Subscribe to our free, weekly email newsletter!


DAT reports gains in spot market loads and rates

By Jeff Berman, Group News Editor
March 12, 2014

Data recently issued by Portland, Oregon-based freight marketplace platform and information provider DAT showed a host of annual gains for spot market loads and capacity in February.

Aside from spot market capacity, which was impacted by harsh winter weather, DATA reported the following data for February on a sequential (January to February) and annual basis:
-spot market loads were up 8.8 percent sequentially and 86 percent annually;
-spot market capacity was down 12 percent sequentially and 22 percent annually;
-van Load-to-Truck was up 12 percent sequentially and 137 percent annually;
-spot van rates were up 2.6 percent sequentially and 13 percent annually;
-flatbed Load-to-Truck was up 41 percent sequentially and 104 percent annually;
-spot flatbed rates were up 0.5 percent sequentially and 2.4 percent annually;
-reefer Load-toTruck was up 11 percent sequentially and 146 percent annually;
-spot reefer rates were up 1.9 percent sequentially and 8.8 percent annually; and
-fuel prices were up 2.3 percent sequentially and down 3.1 percent annually

The limited spot market capacity, coupled with the increase in spot market loads, is indicative of “unyielding winter weather [continuing] to push more freight into the spot market as shippers search for available capacity,” adding that growth in the spot market is unprecedented, as evidenced by continuing gains in overall load volume and van rates approaching $2.00 per mile.

Tight capacity continues to be a main theme among shippers, carriers, and third-party logistics (3PL) services providers.

“Capacity is as tight as we have seen it in many years,” said Tom Nightingale, president, GENCO Transportation Logistics. “While the weather has certainly been a major driver of the capacity shortage, it feels like volume increases are driving at least as much of the tightness.  This is all being exacerbated by a tough driver recruitment market and carriers feeling the full impact of last year’s HOS (Hours-of-Service) rule changes.  I was speaking with a carrier last week who has several hundred unseated tractors and, like many, they are exercising choice in a supply-constrained market.”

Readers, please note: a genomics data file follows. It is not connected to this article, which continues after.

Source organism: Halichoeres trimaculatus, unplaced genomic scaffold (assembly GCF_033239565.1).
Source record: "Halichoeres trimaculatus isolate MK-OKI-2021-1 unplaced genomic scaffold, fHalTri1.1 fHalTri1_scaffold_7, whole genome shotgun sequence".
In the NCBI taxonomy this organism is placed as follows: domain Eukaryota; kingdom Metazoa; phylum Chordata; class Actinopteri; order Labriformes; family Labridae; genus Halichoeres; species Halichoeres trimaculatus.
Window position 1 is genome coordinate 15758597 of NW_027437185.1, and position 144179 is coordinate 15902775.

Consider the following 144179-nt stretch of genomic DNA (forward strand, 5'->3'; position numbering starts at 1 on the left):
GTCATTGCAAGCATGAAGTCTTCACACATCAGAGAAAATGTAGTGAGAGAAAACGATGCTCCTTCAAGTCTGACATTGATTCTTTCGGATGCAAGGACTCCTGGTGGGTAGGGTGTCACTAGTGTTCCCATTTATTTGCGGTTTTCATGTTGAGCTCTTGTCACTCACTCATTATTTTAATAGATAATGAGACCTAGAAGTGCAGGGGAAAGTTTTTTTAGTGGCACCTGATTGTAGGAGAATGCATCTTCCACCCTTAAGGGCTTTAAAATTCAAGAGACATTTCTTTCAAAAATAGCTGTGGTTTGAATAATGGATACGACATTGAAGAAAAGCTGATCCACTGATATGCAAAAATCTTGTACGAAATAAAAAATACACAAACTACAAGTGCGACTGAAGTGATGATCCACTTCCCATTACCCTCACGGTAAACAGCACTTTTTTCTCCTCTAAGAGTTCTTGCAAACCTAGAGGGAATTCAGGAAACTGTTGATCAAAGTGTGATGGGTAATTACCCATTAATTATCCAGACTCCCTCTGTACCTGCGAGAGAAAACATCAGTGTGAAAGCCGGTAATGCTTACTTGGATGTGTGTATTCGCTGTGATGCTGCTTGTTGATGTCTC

Nightingale also observed that GENCO is seeing carriers charging for deadhead miles and turning down freight, regardless of price, while prices in the spot market have been “through the roof” since mid-January.

While the winter weather has made a definitive imprint on spot market volumes, rates, and capacity, things are likely to return to a more typical pattern when the winter weather eventually gives way to warmer conditions in the spring.

Robert W. Baird & Co. analyst Ben Hartford wrote in a research note that his firm expects outlooks to be very constructive given better-than-expected core pricing growth and the likelihood of solid freight volume trends in the coming months after severe weather conditions (presumably) normalize.

 

About the Author

Jeff Berman headshot
Jeff Berman
Group News Editor

Jeff Berman is Group News Editor for Logistics Management, Modern Materials Handling, and Supply Chain Management Review. Jeff works and lives in Cape Elizabeth, Maine, where he covers all aspects of the supply chain, logistics, freight transportation, and materials handling sectors on a daily basis. .(JavaScript must be enabled to view this email address).


Subscribe to Logistics Management magazine

Subscribe today. It's FREE!
Get timely insider information that you can use to better manage your
entire logistics operation.
Start your FREE subscription today!

Recent Entries

The Port of Oakland has undertaken a series of measures in recent years to attract more import volume.

The Department of Transportation’s Bureau of Transportation Statistics (BTS) reported this week that U.S. trade with its North America Free Trade Agreement (NAFTA) partners Canada and Mexico increased 8.2 percent from September 2013 to September 2014 at $102.2 billion.

NS said that the D&H lines it plans to acquire connect with the NS network at Sunbury, Pa. and Binghamton, N.Y. and give NS single-line routes from Chicago and the southeast U.S. to Albany, N.Y., which is in close proximity to NS’ Mechanicville, N.Y.-based intermodal terminal.

This follows a 1.6 cent decrease last week, which was preceded by a 5.4 gain the week before and stands as the first increase going back to the week of June 23, when the weekly average headed up 3.7 cents to $3.919 per gallon.

BNSF said that its 2015 capital expenditures will be allocated towards various areas of its business, including maintenance and expansion of the railroad to meet the expected demand for freight rail service, with 2015 representing the third straight year BNSF has invested a record annual capital expenditures investment.

Article Topics

News · Trucking · Spot Market · All topics

Comments

Post a comment
Commenting is not available in this channel entry.


© Copyright 2013 Peerless Media LLC, a division of EH Publishing, Inc • 111 Speen Street, Ste 200, Framingham, MA 01701 USA